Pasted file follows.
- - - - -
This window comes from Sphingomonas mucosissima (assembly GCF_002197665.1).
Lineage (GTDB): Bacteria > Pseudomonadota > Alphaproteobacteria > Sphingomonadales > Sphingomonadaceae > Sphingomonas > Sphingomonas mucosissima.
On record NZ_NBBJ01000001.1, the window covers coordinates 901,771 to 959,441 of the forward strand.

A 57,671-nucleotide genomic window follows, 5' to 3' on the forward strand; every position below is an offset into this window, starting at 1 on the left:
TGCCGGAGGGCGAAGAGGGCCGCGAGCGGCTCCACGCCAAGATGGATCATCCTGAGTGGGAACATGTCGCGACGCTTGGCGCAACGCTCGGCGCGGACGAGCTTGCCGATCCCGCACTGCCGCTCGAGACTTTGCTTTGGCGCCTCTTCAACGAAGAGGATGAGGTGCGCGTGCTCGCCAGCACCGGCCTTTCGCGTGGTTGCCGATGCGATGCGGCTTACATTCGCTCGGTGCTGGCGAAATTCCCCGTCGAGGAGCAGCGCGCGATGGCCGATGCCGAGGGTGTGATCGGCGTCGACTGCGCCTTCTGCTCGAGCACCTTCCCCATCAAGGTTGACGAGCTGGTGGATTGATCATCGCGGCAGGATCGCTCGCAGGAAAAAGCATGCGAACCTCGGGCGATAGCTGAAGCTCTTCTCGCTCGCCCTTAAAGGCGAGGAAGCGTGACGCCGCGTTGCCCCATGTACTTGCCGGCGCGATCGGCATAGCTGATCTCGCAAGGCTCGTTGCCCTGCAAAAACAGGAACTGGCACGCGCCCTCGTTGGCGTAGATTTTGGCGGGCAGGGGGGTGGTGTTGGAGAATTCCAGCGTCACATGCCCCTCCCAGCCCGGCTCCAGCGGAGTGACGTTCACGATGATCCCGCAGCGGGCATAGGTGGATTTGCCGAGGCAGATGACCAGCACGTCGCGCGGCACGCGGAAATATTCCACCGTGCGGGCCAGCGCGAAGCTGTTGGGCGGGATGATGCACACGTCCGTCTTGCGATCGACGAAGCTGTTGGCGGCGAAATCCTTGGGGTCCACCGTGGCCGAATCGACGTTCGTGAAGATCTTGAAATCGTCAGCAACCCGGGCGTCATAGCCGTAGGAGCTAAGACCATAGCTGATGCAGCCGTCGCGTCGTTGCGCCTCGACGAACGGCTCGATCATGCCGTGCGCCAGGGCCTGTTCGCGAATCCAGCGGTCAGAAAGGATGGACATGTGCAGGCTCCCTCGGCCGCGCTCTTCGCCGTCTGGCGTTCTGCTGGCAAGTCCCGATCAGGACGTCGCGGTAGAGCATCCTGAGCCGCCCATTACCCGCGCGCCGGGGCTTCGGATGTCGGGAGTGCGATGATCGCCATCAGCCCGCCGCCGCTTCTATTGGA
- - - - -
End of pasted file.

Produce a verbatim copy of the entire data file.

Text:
This window comes from Sphingomonas mucosissima (assembly GCF_002197665.1).
Lineage (GTDB): Bacteria > Pseudomonadota > Alphaproteobacteria > Sphingomonadales > Sphingomonadaceae > Sphingomonas > Sphingomonas mucosissima.
On record NZ_NBBJ01000001.1, the window covers coordinates 901,771 to 959,441 of the forward strand.

A 57,671-nucleotide genomic window follows, 5' to 3' on the forward strand; every position below is an offset into this window, starting at 1 on the left:
TGCCGGAGGGCGAAGAGGGCCGCGAGCGGCTCCACGCCAAGATGGATCATCCTGAGTGGGAACATGTCGCGACGCTTGGCGCAACGCTCGGCGCGGACGAGCTTGCCGATCCCGCACTGCCGCTCGAGACTTTGCTTTGGCGCCTCTTCAACGAAGAGGATGAGGTGCGCGTGCTCGCCAGCACCGGCCTTTCGCGTGGTTGCCGATGCGATGCGGCTTACATTCGCTCGGTGCTGGCGAAATTCCCCGTCGAGGAGCAGCGCGCGATGGCCGATGCCGAGGGTGTGATCGGCGTCGACTGCGCCTTCTGCTCGAGCACCTTCCCCATCAAGGTTGACGAGCTGGTGGATTGATCATCGCGGCAGGATCGCTCGCAGGAAAAAGCATGCGAACCTCGGGCGATAGCTGAAGCTCTTCTCGCTCGCCCTTAAAGGCGAGGAAGCGTGACGCCGCGTTGCCCCATGTACTTGCCGGCGCGATCGGCATAGCTGATCTCGCAAGGCTCGTTGCCCTGCAAAAACAGGAACTGGCACGCGCCCTCGTTGGCGTAGATTTTGGCGGGCAGGGGGGTGGTGTTGGAGAATTCCAGCGTCACATGCCCCTCCCAGCCCGGCTCCAGCGGAGTGACGTTCACGATGATCCCGCAGCGGGCATAGGTGGATTTGCCGAGGCAGATGACCAGCACGTCGCGCGGCACGCGGAAATATTCCACCGTGCGGGCCAGCGCGAAGCTGTTGGGCGGGATGATGCACACGTCCGTCTTGCGATCGACGAAGCTGTTGGCGGCGAAATCCTTGGGGTCCACCGTGGCCGAATCGACGTTCGTGAAGATCTTGAAATCGTCAGCAACCCGGGCGTCATAGCCGTAGGAGCTAAGACCATAGCTGATGCAGCCGTCGCGTCGTTGCGCCTCGACGAACGGCTCGATCATGCCGTGCGCCAGGGCCTGTTCGCGAATCCAGCGGTCAGAAAGGATGGACATGTGCAGGCTCCCTCGGCCGCGCTCTTCGCCGTCTGGCGTTCTGCTGGCAAGTCCCGATCAGGACGTCGCGGTAGAGCATCCTGAGCCGCCCATTACCCGCGCGCCGGGGCTTCGGATGTCGGGAGTGCGATGATCGCCATCAGCCCGCCGCCGCTTCTATTGGA